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Old 05-06-2012, 12:16 PM   #50
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Tire pressure is confusing. My truck door label calls for 80psi on rear; 55 on front. The tires are rated on sidewalls at 80psi.

Noted rear tires aired to 80psi were wearing in centers. Rotated to front of truck and aired at 60. Now wear seems even. Carry 75 cold in rear with fiver. Drop to 70 when unburdened for better ride. Rears seem to be wearing evenly.

Carry 75 cold on trailer which are rated at 80. So under 5lbs. They warm up to 80 and above when rolling, depending on ambient temps.

Does this seem out of line being under pressure a bit ? Believe weights for trailer and truck are within limits.
Those numbers are for MAX weight.. If you are not at MAX, then you will be overinflated and have uneven wear like you have seen: center wearing first... I would submit that while you are not towing, you drop the pressures in the rear down to 50-60 psi. Shoot, I'm running 45psi empty front and rear right now. Much better ride.
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Old 05-07-2012, 08:46 AM   #51
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Those numbers are for MAX weight.. If you are not at MAX, then you will be overinflated and have uneven wear like you have seen: center wearing first... I would submit that while you are not towing, you drop the pressures in the rear down to 50-60 psi. Shoot, I'm running 45psi empty front and rear right now. Much better ride.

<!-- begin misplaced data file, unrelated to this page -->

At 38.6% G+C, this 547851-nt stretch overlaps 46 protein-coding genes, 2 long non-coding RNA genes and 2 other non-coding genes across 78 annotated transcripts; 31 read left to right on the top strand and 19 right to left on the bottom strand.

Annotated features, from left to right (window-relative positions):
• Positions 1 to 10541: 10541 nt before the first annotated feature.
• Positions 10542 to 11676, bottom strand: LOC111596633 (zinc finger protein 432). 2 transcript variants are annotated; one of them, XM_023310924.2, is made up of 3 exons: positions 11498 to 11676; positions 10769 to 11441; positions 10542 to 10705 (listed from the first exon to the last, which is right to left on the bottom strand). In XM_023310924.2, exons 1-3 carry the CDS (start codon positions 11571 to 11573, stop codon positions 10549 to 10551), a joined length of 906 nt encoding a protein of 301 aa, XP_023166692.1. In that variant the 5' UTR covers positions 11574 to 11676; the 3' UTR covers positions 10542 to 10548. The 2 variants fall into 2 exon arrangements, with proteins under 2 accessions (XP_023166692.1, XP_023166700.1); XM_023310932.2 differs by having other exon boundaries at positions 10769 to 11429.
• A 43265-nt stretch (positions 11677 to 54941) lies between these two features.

I have weighed my truck both loaded and unloaded. I have the weight on left front and right and on each set of duals. I use these weights in the table to find my cold inflation PSI. I only use the 110 lb. max IF weight on that tires is at the maximum load (under normal towing it isn't but close). I use bernoulli's law with the air temp inside the tire (from my monitor) to find inflation difference due to sun's influence. I have all this in a handy chart on the air pump.
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Old 05-07-2012, 11:08 AM   #52
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Adding more air than spec'd

I carry a thermo-gun with me and when we stop for whatever I "shoot" the tires for temp. on the truck and trailer.Heat is the biggest single tire killer and will blow your tire if left unattended.Who is to say that your guage is so accurate that it is to be trusted as the benchmark to go by.If my tires are suspect of heating or wearing on edge then you are underinflated regardless of what the guage may say. To me the manu. stamp is a guide and if it needs more it gets more. I have 8 wheeled vehicles plus 3 trailers(including fifth) and I have never had a blowout because of so called "overinflation". Don't go overboard and use the common sense factor.